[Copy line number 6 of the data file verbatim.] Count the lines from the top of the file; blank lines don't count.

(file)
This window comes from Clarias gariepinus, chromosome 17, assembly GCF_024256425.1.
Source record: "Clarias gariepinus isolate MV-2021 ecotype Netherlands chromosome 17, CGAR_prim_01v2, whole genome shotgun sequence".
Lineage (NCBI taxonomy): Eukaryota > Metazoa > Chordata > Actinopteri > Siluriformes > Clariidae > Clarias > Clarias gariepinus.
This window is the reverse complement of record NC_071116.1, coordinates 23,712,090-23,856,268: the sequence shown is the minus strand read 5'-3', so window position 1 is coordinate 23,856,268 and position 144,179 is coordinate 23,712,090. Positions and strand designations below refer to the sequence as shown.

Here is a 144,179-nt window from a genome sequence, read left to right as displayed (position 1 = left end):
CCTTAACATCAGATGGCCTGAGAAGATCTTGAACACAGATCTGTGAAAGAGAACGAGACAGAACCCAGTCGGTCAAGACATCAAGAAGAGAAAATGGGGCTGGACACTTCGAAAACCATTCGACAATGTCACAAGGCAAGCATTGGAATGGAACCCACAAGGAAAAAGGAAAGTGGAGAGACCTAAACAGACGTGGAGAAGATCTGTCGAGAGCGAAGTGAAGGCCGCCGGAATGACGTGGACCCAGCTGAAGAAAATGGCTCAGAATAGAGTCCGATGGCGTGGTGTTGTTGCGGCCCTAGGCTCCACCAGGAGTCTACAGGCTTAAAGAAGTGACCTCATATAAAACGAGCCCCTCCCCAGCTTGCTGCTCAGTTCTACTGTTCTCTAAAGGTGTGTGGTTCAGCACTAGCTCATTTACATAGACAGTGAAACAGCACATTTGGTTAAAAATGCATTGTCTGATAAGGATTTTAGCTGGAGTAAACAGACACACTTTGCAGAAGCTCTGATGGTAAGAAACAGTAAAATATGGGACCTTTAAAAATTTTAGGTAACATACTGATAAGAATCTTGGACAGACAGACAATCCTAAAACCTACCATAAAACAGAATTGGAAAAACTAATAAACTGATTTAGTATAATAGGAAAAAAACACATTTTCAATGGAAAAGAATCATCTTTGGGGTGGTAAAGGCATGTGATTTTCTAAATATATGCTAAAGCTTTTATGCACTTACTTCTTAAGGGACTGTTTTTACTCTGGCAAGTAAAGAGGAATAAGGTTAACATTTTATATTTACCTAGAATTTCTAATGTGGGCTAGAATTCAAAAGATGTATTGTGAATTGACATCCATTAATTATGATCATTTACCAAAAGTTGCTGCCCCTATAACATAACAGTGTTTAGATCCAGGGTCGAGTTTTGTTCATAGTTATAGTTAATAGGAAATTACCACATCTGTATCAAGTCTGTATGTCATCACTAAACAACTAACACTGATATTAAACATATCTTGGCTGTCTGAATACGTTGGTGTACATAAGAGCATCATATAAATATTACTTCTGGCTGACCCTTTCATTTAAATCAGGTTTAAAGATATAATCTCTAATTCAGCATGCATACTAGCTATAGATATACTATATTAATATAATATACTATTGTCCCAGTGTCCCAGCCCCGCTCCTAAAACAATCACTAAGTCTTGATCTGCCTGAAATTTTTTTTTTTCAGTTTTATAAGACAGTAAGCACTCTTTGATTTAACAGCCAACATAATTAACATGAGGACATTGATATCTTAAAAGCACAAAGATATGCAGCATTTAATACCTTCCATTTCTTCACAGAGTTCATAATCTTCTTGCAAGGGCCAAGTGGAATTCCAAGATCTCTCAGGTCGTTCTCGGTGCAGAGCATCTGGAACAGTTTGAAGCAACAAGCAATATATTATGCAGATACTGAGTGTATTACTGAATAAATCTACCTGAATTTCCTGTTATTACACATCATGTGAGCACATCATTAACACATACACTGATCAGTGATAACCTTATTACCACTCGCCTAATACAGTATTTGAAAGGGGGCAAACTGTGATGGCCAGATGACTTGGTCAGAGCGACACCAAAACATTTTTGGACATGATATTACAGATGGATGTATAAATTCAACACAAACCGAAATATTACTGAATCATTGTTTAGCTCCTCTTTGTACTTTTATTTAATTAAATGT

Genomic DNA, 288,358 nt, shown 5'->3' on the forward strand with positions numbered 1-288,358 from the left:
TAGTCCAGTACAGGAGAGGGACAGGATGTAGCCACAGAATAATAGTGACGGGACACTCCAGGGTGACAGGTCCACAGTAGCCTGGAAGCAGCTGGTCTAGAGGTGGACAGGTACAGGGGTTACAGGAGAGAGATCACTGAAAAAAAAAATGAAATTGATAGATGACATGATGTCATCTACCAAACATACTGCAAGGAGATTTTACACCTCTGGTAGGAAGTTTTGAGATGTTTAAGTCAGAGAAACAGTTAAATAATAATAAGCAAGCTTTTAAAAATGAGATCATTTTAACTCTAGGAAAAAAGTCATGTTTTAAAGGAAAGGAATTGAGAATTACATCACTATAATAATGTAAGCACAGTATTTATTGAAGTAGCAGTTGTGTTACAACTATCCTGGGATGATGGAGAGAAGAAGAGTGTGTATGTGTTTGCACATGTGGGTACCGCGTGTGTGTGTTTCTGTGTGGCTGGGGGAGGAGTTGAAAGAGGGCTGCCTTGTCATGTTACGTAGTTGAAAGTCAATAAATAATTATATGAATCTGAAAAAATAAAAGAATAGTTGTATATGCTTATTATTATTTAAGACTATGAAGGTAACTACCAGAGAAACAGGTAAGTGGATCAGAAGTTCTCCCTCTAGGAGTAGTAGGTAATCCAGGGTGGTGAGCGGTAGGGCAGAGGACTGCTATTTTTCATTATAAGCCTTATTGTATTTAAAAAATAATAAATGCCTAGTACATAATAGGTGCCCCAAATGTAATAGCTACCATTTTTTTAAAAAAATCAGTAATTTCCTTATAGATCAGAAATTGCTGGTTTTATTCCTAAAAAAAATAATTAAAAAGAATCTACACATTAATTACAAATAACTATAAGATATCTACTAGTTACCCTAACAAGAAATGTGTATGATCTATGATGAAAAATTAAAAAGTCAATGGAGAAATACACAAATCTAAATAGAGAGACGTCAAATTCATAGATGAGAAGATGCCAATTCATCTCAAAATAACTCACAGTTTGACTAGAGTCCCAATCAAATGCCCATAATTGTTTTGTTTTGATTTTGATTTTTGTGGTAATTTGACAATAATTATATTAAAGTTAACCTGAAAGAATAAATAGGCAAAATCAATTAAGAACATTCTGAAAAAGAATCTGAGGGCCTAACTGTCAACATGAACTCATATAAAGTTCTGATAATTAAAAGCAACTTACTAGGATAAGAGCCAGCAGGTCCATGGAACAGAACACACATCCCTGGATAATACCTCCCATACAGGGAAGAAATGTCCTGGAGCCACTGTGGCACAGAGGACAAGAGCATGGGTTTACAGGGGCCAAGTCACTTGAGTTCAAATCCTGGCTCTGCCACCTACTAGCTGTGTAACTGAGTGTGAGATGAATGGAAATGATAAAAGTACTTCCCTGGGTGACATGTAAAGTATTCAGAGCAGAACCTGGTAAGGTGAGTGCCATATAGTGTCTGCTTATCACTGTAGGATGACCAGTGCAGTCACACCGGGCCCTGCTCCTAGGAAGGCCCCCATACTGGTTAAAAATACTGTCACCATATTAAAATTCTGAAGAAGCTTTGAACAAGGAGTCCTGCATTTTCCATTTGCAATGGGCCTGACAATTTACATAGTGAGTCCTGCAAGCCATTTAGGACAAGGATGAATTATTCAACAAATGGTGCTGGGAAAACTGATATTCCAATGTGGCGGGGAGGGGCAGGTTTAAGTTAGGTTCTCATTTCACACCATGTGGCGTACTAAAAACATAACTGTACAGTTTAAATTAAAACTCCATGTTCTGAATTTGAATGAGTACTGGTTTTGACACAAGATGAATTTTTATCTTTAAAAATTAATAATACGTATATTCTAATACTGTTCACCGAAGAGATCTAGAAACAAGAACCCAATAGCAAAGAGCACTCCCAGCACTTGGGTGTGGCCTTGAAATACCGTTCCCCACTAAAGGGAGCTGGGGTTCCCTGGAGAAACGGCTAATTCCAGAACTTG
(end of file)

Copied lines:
CCTTAACATCAGATGGCCTGAGAAGATCTTGAACACAGATCTGTGAAAGAGAACGAGACAGAACCCAGTCGGTCAAGACATCAAGAAGAGAAAATGGGGCTGGACACTTCGAAAACCATTCGACAATGTCACAAGGCAAGCATTGGAATGGAACCCACAAGGAAAAAGGAAAGTGGAGAGACCTAAACAGACGTGGAGAAGATCTGTCGAGAGCGAAGTGAAGGCCGCCGGAATGACGTGGACCCAGCTGAAGAAAATGGCTCAGAATAGAGTCCGATGGCGTGGTGTTGTTGCGGCCCTAGGCTCCACCAGGAGTCTACAGGCTTAAAGAAGTGACCTCATATAAAACGAGCCCCTCCCCAGCTTGCTGCTCAGTTCTACTGTTCTCTAAAGGTGTGTGGTTCAGCACTAGCTCATTTACATAGACAGTGAAACAGCACATTTGGTTAAAAATGCATTGTCTGATAAGGATTTTAGCTGGAGTAAACAGACACACTTTGCAGAAGCTCTGATGGTAAGAAACAGTAAAATATGGGACCTTTAAAAATTTTAGGTAACATACTGATAAGAATCTTGGACAGACAGACAATCCTAAAACCTACCATAAAACAGAATTGGAAAAACTAATAAACTGATTTAGTATAATAGGAAAAAAACACATTTTCAATGGAAAAGAATCATCTTTGGGGTGGTAAAGGCATGTGATTTTCTAAATATATGCTAAAGCTTTTATGCACTTACTTCTTAAGGGACTGTTTTTACTCTGGCAAGTAAAGAGGAATAAGGTTAACATTTTATATTTACCTAGAATTTCTAATGTGGGCTAGAATTCAAAAGATGTATTGTGAATTGACATCCATTAATTATGATCATTTACCAAAAGTTGCTGCCCCTATAACATAACAGTGTTTAGATCCAGGGTCGAGTTTTGTTCATAGTTATAGTTAATAGGAAATTACCACATCTGTATCAAGTCTGTATGTCATCACTAAACAACTAACACTGATATTAAACATATCTTGGCTGTCTGAATACGTTGGTGTACATAAGAGCATCATATAAATATTACTTCTGGCTGACCCTTTCATTTAAATCAGGTTTAAAGATATAATCTCTAATTCAGCATGCATACTAGCTATAGATATACTATATTAATATAATATACTATTGTCCCAGTGTCCCAGCCCCGCTCCTAAAACAATCACTAAGTCTTGATCTGCCTGAAATTTTTTTTTTTCAGTTTTATAAGACAGTAAGCACTCTTTGATTTAACAGCCAACATAATTAACATGAGGACATTGATATCTTAAAAGCACAAAGATATGCAGCATTTAATACCTTCCATTTCTTCACAGAGTTCATAATCTTCTTGCAAGGGCCAAGTGGAATTCCAAGATCTCTCAGGTCGTTCTCGGTGCAGAGCATCTGGAACAGTTTGAAGCAACAAGCAATATATTATGCAGATACTGAGTGTATTACTGAATAAATCTACCTGAATTTCCTGTTATTACACATCATGTGAGCACATCATTAACACATACACTGATCAGTGATAACCTTATTACCACTCGCCTAATACAGTATTTGAAAGGGGGCAAACTGTGATGGCCAGATGACTTGGTCAGAGCGACACCAAAACATTTTTGGACATGATATTACAGATGGATGTATAAATTCAACACAAACCGAAATATTACTGAATCATTGTTTAGCTCCTCTTTGTACTTTTATTTAATTAAATGT